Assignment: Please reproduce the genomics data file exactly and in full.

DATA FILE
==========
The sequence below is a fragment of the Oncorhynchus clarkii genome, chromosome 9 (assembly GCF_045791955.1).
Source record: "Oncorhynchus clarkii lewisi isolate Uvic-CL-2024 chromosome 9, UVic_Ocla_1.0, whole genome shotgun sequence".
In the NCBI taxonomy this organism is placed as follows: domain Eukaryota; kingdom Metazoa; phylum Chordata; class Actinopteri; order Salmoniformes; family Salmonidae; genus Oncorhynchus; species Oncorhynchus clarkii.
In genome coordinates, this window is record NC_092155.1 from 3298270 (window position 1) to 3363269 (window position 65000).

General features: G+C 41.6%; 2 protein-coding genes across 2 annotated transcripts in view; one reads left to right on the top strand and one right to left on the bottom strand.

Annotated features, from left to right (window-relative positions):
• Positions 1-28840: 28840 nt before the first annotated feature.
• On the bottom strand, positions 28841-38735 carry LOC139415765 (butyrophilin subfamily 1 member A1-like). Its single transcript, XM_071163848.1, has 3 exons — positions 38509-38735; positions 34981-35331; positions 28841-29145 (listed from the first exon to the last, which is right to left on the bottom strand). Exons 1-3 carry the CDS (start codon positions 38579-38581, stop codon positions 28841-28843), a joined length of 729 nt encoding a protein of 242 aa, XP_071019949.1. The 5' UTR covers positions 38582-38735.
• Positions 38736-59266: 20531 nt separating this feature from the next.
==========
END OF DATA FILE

The sequence below is a fragment of the Oncorhynchus clarkii genome, chromosome 9 (assembly GCF_045791955.1).
Source record: "Oncorhynchus clarkii lewisi isolate Uvic-CL-2024 chromosome 9, UVic_Ocla_1.0, whole genome shotgun sequence".
In the NCBI taxonomy this organism is placed as follows: domain Eukaryota; kingdom Metazoa; phylum Chordata; class Actinopteri; order Salmoniformes; family Salmonidae; genus Oncorhynchus; species Oncorhynchus clarkii.
In genome coordinates, this window is record NC_092155.1 from 3298270 (window position 1) to 3363269 (window position 65000).

General features: G+C 41.6%; 2 protein-coding genes across 2 annotated transcripts in view; one reads left to right on the top strand and one right to left on the bottom strand.

Annotated features, from left to right (window-relative positions):
• Positions 1-28840: 28840 nt before the first annotated feature.
• On the bottom strand, positions 28841-38735 carry LOC139415765 (butyrophilin subfamily 1 member A1-like). Its single transcript, XM_071163848.1, has 3 exons — positions 38509-38735; positions 34981-35331; positions 28841-29145 (listed from the first exon to the last, which is right to left on the bottom strand). Exons 1-3 carry the CDS (start codon positions 38579-38581, stop codon positions 28841-28843), a joined length of 729 nt encoding a protein of 242 aa, XP_071019949.1. The 5' UTR covers positions 38582-38735.
• Positions 38736-59266: 20531 nt separating this feature from the next.